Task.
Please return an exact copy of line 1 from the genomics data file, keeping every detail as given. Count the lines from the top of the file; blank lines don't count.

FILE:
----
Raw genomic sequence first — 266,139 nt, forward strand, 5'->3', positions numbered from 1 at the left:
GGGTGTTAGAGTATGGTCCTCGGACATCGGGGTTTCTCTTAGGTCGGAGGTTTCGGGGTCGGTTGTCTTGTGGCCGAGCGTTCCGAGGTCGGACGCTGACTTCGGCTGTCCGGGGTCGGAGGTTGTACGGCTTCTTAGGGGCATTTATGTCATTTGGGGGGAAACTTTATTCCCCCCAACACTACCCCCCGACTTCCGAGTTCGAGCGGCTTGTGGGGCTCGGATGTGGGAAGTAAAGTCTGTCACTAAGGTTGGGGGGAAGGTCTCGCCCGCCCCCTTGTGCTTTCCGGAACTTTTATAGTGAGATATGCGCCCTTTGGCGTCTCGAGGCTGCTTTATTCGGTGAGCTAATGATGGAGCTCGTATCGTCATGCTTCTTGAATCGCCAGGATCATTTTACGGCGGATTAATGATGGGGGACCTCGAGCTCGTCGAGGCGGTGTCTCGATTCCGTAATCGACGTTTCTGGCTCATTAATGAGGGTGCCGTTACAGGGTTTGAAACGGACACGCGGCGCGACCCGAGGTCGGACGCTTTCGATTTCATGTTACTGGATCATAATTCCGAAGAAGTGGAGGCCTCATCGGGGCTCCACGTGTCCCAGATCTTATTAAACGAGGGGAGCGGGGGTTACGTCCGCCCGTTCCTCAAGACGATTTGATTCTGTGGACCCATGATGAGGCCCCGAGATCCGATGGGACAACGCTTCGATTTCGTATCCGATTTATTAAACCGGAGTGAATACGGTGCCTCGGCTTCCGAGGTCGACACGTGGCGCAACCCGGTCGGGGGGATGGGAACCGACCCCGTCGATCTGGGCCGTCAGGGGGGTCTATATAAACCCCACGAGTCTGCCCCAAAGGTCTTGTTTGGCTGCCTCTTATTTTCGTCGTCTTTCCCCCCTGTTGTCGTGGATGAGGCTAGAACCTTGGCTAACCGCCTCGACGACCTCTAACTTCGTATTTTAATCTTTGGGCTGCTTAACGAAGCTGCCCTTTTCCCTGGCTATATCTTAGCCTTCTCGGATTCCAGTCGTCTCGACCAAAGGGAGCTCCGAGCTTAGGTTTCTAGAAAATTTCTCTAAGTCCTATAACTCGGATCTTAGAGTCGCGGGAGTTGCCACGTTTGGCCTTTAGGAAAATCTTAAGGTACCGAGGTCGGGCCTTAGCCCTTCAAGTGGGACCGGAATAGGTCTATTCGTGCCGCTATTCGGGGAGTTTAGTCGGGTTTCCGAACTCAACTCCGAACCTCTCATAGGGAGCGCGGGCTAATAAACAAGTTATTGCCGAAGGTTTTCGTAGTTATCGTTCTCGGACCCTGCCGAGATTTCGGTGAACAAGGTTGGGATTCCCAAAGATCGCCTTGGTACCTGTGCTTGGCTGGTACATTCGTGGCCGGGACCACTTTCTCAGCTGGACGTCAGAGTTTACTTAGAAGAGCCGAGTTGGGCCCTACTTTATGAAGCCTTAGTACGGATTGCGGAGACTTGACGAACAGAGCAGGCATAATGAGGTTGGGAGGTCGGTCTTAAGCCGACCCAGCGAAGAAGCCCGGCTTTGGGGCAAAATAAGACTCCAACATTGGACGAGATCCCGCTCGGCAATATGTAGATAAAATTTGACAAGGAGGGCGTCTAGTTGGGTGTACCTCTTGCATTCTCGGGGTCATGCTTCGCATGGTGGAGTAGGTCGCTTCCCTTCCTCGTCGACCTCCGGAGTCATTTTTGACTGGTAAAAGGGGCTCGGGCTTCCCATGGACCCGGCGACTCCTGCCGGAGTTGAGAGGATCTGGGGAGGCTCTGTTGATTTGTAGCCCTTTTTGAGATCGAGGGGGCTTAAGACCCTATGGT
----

Raw genomic sequence first — 266,139 nt, forward strand, 5'->3', positions numbered from 1 at the left: